In regional elections in Andalusia on December 2, the outgoing government of the Spanish Socialist Workers Party (PSOE) was defeated after 40 years in power. Defeat came at the hands of a fractured yet radicalising right and high levels of abstention on the left.
In 1713-14, it took the troops of Spain’s Borbon monarchy 14 months to take Barcelona and end Catalan self-rule. Three centuries later, Catalonia is again under siege, this time from the central Spanish People’s Party (PP) government.
Under Prime Minister Mariano Rajoy, the Spanish state is concentrating all its firepower on stopping the Catalan government’s October 1 independence referendum, where Catalan citizens will be asked to vote on whether “Catalonia should become an independent state in the form of a republic”.
On September 26 last year, Podemos’s Castilla-La Mancha secretary-general Jose Garcia Molina said that his party’s agreement keeping the regional Spanish Socialist Workers Party (PSOE) government in office in the autonomous community had “died of depression and shame”.
The plan had seemed so well organised.
Its first stage was executed on October 1 last year when the ruling elite of the Spanish Socialist Workers Party (PSOE) got the party’s Federal Political Committee (FPC) to force the resignation of general secretary Pedro Sanchez.
Two major anniversaries recently marked the significant change that has taken place on the Spanish left in the last several years.
May 15 was the sixth anniversary of the Indignados mass mobilisations and protests against the brutal austerity unleashed by Spanish government in the wake of the economic crisis. Meanwhile, May 25 marked the third anniversary since the emergence of Podemos as the political voice of the anti-austerity movement with the election of the five Podemos candidates (including key leader Pablo Iglesias) into the European Parliament.
The struggle to build a united left force with enough support to implement real social and environmental change took a crucial step forward in Barcelona on April 8.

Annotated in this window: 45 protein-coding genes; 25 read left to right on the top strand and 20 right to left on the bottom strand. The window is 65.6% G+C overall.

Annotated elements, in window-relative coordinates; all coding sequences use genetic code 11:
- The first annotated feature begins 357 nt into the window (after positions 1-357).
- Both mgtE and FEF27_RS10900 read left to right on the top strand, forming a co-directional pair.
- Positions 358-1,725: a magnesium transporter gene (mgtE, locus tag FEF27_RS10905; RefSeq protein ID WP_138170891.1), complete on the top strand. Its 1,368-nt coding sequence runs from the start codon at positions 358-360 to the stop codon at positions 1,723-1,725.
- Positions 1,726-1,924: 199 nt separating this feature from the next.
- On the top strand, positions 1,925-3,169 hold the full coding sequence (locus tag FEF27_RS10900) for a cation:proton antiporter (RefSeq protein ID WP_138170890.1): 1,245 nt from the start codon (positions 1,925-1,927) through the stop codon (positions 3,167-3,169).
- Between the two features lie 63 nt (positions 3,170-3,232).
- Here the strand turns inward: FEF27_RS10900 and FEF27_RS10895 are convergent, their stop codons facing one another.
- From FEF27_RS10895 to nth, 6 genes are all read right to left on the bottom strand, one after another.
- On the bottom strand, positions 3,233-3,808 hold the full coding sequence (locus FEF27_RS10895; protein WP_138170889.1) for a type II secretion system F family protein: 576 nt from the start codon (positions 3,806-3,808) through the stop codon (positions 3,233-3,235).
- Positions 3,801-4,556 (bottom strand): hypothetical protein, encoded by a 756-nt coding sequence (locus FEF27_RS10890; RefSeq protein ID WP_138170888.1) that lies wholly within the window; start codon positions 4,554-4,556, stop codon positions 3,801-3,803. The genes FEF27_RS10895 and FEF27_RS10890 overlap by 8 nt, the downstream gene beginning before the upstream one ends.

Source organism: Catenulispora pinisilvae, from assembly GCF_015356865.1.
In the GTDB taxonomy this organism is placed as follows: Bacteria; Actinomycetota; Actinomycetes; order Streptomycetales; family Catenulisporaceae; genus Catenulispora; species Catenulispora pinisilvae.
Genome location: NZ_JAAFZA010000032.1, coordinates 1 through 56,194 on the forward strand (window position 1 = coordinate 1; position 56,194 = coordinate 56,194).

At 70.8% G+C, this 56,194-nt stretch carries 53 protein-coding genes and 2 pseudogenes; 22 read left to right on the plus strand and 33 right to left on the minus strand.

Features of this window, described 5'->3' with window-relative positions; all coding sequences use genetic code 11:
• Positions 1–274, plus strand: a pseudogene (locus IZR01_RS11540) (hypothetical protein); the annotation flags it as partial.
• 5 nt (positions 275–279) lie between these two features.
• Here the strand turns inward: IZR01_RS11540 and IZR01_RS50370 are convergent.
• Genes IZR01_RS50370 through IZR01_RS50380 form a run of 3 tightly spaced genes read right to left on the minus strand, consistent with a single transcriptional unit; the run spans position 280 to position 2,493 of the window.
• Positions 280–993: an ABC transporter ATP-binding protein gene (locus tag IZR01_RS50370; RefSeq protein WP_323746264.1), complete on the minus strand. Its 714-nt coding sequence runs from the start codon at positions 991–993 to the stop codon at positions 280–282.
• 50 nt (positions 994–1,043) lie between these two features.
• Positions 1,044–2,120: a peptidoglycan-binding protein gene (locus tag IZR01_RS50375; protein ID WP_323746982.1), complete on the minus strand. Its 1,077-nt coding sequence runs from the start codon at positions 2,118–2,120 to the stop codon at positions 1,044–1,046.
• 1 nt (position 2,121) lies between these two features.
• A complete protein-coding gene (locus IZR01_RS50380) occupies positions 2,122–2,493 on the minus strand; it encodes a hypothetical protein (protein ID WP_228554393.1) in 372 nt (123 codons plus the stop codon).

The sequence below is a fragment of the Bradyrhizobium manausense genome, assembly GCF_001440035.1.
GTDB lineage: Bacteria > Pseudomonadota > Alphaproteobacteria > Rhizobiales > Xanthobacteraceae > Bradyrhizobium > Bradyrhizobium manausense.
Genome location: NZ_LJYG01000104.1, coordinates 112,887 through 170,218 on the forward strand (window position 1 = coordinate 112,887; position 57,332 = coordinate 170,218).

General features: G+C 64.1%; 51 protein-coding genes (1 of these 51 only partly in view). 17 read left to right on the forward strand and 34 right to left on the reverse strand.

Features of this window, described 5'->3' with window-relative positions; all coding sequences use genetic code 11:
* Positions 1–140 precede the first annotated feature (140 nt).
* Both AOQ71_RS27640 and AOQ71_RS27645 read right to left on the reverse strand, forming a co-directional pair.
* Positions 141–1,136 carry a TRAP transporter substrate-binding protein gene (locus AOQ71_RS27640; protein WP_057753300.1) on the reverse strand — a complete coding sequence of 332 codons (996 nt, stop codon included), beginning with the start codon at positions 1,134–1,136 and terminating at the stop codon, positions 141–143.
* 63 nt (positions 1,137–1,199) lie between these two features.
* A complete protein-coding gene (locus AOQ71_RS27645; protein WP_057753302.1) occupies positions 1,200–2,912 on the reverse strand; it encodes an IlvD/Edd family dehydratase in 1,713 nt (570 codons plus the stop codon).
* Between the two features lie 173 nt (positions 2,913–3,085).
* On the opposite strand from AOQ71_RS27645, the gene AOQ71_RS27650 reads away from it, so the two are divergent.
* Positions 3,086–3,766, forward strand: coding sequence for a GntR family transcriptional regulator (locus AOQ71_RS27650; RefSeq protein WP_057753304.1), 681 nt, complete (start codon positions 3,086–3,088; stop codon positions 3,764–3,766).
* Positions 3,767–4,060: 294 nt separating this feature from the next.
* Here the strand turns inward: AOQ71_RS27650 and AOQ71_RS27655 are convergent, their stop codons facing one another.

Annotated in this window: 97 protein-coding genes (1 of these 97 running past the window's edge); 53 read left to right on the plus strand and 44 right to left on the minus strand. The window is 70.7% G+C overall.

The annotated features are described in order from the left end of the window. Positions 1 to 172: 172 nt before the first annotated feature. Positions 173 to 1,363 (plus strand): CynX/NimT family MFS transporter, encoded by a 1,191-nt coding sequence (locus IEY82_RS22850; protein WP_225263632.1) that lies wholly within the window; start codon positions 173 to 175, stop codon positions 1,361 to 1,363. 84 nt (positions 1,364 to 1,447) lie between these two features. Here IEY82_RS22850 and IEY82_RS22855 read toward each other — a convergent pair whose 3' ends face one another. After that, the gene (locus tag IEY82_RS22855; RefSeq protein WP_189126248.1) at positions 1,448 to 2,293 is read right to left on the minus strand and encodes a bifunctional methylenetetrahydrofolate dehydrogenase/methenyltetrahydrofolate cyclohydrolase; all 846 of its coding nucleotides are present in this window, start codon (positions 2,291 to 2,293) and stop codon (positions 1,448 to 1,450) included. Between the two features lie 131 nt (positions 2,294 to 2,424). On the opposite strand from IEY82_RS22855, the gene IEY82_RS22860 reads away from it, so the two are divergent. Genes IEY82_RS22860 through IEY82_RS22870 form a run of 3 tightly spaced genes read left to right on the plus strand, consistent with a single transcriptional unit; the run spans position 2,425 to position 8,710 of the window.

On a bright spring day, the new Catalan “political subject” provisionally called Un Pais En Comu (“A Country Together”) held its founding congress.
The group, whose definitive name will be decided by membership referendum, is the third Catalan left unity project with “en comu” (“together”) in its title.
In the end, the expected close result never happened. At the second congress (“citizens’ assembly”) of Spain’s radical anti-austerity party Podemos, the proposals and candidate list of outgoing general secretary Pablo Iglesias easily defeated those of his rival, outgoing political secretary Inigo Errejon.
In a December Podemos membership vote over the rules that were to govern the congress, Iglesias’s position had only won marginally (41.57% as against 39.12% for Errejon’s).
The left-wing anti-austerity party Podemos is planning to hold its second country-wide citizens’ assembly (Vistalegre II) on February 11th-12th to decide the political direction, organisational structure and its electoral strategy for the next regional and general elections.
Spanish anti-austerity party Podemos held a series of internal elections over November 7–9 throughout seven regions across Spain — Madrid, Andalusia, Extremadura, La Rioja, Castilla y Leon, Navarra y Aragón — and 12 different cities.
The elections were centred around the positions of the general secretaries in each region and territory, as well as the Autonomous Citizens’ Councils that form an integral part of the relatively new party’s political direction and organisation.
In the end, on October 29, it all worked out rather well for Mariano Rajoy. After patiently implementing his motto that “all things come to he who waits”, the leader of the conservative People’s Party (PP) was that day confirmed as Spain’s prime minister for a second four-year term.
Normal operations were apparently resumed in the institutions of the Spanish state after 10 months of turmoil arising from the inconclusive general election results of December 20 and June 26.